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Your heart is a hollow organ with tough, muscular walls. About the size of a fist, it contracts rhythmically to pump blood to the lungs for oxygen before pumping it throughout the rest of your body. The heart is divided into two sides, and each side is divided into upper and lower chambers. Valves inside these chambers prevent blood from flowing backwards.
Heart valve transplants are very common in children who are born with defective hearts. Each year, about two-thirds of patients who need new heart valves are children less than 15 years old. Human heart valves are better than artificial valves, which often require a patient to take extra drugs to prevent blood clotting. Heart valve transplantation has been successfully done for more than 30 years.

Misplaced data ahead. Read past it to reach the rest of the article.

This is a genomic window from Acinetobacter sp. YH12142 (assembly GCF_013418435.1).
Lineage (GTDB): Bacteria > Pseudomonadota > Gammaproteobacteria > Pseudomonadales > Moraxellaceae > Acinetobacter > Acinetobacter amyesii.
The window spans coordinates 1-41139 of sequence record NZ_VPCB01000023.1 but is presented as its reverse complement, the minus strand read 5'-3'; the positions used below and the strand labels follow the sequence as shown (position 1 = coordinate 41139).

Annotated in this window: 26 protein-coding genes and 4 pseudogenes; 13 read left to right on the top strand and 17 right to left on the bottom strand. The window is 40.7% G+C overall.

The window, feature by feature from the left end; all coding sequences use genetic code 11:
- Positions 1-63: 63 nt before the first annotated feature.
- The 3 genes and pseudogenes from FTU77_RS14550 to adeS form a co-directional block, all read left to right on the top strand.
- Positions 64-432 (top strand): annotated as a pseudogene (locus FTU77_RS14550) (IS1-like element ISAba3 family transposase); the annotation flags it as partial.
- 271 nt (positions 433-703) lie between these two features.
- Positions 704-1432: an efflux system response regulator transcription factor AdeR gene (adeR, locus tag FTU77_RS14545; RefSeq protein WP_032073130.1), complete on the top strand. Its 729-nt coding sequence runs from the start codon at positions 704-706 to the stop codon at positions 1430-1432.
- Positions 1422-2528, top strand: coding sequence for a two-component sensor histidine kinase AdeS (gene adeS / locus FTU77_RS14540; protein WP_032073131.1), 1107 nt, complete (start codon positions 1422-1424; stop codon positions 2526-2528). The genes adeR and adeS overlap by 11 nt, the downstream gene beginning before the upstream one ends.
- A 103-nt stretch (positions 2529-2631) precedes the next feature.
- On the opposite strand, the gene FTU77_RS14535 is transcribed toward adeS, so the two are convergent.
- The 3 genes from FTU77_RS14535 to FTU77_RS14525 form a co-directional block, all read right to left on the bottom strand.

If a donated heart is not suitable for transplantation, its valves may still be used. After the heart has been removed in an operating room, it is dissected and the valves are removed. The valves are frozen so they can be stored for use at a later time. During the transplant surgery, the recipient's diseased valves are removed, and the donated valves are inserted in their place.